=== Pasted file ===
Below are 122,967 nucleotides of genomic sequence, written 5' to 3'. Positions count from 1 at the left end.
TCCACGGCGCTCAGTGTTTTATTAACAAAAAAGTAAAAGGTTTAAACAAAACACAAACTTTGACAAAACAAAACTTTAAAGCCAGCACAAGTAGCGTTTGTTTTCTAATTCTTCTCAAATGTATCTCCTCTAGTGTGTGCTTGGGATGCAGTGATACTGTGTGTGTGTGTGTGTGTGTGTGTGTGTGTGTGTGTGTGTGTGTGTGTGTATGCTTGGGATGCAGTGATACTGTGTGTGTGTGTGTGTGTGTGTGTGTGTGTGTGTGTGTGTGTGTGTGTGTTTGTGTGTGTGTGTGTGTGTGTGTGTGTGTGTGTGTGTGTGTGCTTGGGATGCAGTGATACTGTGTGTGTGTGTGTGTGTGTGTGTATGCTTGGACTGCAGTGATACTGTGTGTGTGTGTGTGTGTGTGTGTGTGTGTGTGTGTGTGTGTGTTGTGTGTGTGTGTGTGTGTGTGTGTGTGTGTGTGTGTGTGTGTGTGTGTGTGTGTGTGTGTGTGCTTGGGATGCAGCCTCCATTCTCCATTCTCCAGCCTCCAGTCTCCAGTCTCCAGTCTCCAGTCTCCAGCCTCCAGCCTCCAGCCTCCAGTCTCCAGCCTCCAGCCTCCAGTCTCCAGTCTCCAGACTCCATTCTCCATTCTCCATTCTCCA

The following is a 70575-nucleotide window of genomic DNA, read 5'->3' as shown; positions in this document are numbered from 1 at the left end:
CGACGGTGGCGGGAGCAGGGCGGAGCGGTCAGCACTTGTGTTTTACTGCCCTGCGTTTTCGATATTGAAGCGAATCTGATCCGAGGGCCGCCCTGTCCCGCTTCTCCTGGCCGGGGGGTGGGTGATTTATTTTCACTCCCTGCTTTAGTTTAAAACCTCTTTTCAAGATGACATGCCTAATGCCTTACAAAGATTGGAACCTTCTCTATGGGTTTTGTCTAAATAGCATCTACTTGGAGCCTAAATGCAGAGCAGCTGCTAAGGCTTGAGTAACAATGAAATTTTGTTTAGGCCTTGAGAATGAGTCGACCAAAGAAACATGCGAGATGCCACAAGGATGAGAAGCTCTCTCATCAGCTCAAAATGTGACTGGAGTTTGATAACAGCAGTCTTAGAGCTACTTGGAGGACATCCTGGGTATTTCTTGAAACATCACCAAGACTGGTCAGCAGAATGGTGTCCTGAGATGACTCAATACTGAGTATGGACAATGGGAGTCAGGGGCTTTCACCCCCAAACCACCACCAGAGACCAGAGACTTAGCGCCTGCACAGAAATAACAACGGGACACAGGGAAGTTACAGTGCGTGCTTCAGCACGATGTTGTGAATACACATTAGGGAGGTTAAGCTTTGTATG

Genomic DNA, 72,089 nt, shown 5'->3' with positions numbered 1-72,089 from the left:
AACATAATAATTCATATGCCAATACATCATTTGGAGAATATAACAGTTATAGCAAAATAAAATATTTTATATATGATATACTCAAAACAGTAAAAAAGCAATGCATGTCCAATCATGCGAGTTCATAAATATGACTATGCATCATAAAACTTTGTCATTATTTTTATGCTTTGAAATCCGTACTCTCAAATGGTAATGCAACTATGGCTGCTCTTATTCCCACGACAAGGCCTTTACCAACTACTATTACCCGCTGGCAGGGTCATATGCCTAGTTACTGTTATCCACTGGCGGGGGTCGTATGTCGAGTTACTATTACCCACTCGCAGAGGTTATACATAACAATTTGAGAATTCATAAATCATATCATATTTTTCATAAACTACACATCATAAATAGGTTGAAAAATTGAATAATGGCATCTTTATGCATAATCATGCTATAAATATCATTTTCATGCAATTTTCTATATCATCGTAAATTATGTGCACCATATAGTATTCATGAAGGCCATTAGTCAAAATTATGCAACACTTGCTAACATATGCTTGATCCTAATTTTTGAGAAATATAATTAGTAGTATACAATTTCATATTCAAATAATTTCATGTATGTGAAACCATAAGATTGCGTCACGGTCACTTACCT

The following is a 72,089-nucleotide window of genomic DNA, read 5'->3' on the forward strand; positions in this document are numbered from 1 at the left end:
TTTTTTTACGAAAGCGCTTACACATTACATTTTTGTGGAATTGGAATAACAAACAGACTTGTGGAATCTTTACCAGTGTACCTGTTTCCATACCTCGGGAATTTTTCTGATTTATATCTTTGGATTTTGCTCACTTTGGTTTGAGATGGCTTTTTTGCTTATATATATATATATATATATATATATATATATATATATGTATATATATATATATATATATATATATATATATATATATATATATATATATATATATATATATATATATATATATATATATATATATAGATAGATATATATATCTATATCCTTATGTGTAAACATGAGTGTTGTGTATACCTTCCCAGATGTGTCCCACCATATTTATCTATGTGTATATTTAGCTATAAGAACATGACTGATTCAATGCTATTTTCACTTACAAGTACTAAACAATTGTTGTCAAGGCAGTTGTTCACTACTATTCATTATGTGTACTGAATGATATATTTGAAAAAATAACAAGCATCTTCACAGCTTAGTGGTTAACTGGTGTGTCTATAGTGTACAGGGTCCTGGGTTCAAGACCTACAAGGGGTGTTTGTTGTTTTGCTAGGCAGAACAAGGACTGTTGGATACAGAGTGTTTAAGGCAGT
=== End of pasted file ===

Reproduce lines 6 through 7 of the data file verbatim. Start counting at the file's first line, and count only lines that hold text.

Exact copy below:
AACATAATAATTCATATGCCAATACATCATTTGGAGAATATAACAGTTATAGCAAAATAAAATATTTTATATATGATATACTCAAAACAGTAAAAAAGCAATGCATGTCCAATCATGCGAGTTCATAAATATGACTATGCATCATAAAACTTTGTCATTATTTTTATGCTTTGAAATCCGTACTCTCAAATGGTAATGCAACTATGGCTGCTCTTATTCCCACGACAAGGCCTTTACCAACTACTATTACCCGCTGGCAGGGTCATATGCCTAGTTACTGTTATCCACTGGCGGGGGTCGTATGTCGAGTTACTATTACCCACTCGCAGAGGTTATACATAACAATTTGAGAATTCATAAATCATATCATATTTTTCATAAACTACACATCATAAATAGGTTGAAAAATTGAATAATGGCATCTTTATGCATAATCATGCTATAAATATCATTTTCATGCAATTTTCTATATCATCGTAAATTATGTGCACCATATAGTATTCATGAAGGCCATTAGTCAAAATTATGCAACACTTGCTAACATATGCTTGATCCTAATTTTTGAGAAATATAATTAGTAGTATACAATTTCATATTCAAATAATTTCATGTATGTGAAACCATAAGATTGCGTCACGGTCACTTACCT

The following is a 72,089-nucleotide window of genomic DNA, read 5'->3' on the forward strand; positions in this document are numbered from 1 at the left end: